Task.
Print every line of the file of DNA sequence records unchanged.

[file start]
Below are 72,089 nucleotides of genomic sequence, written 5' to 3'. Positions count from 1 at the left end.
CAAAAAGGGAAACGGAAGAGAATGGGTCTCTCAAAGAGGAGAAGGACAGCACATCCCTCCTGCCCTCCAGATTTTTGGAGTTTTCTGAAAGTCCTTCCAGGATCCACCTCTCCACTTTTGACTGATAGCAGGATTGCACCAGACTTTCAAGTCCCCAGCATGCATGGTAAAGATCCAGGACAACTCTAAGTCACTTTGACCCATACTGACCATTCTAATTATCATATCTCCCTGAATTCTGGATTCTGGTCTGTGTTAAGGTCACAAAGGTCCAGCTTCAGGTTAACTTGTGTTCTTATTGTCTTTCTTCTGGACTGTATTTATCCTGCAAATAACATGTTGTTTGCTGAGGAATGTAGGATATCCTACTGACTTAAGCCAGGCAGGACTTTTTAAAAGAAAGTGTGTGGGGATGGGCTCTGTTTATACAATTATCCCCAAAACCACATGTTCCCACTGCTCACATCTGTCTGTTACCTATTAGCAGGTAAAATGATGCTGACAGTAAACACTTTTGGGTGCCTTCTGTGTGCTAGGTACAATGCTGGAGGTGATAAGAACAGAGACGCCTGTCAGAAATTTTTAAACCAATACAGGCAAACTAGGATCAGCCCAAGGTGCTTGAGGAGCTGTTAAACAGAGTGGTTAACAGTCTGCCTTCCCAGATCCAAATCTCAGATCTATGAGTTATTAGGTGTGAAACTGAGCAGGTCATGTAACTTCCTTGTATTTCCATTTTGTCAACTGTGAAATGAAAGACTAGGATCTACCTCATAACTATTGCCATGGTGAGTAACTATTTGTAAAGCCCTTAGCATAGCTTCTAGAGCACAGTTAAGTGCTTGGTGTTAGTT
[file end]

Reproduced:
Below are 72,089 nucleotides of genomic sequence, written 5' to 3'. Positions count from 1 at the left end.
CAAAAAGGGAAACGGAAGAGAATGGGTCTCTCAAAGAGGAGAAGGACAGCACATCCCTCCTGCCCTCCAGATTTTTGGAGTTTTCTGAAAGTCCTTCCAGGATCCACCTCTCCACTTTTGACTGATAGCAGGATTGCACCAGACTTTCAAGTCCCCAGCATGCATGGTAAAGATCCAGGACAACTCTAAGTCACTTTGACCCATACTGACCATTCTAATTATCATATCTCCCTGAATTCTGGATTCTGGTCTGTGTTAAGGTCACAAAGGTCCAGCTTCAGGTTAACTTGTGTTCTTATTGTCTTTCTTCTGGACTGTATTTATCCTGCAAATAACATGTTGTTTGCTGAGGAATGTAGGATATCCTACTGACTTAAGCCAGGCAGGACTTTTTAAAAGAAAGTGTGTGGGGATGGGCTCTGTTTATACAATTATCCCCAAAACCACATGTTCCCACTGCTCACATCTGTCTGTTACCTATTAGCAGGTAAAATGATGCTGACAGTAAACACTTTTGGGTGCCTTCTGTGTGCTAGGTACAATGCTGGAGGTGATAAGAACAGAGACGCCTGTCAGAAATTTTTAAACCAATACAGGCAAACTAGGATCAGCCCAAGGTGCTTGAGGAGCTGTTAAACAGAGTGGTTAACAGTCTGCCTTCCCAGATCCAAATCTCAGATCTATGAGTTATTAGGTGTGAAACTGAGCAGGTCATGTAACTTCCTTGTATTTCCATTTTGTCAACTGTGAAATGAAAGACTAGGATCTACCTCATAACTATTGCCATGGTGAGTAACTATTTGTAAAGCCCTTAGCATAGCTTCTAGAGCACAGTTAAGTGCTTGGTGTTAGTT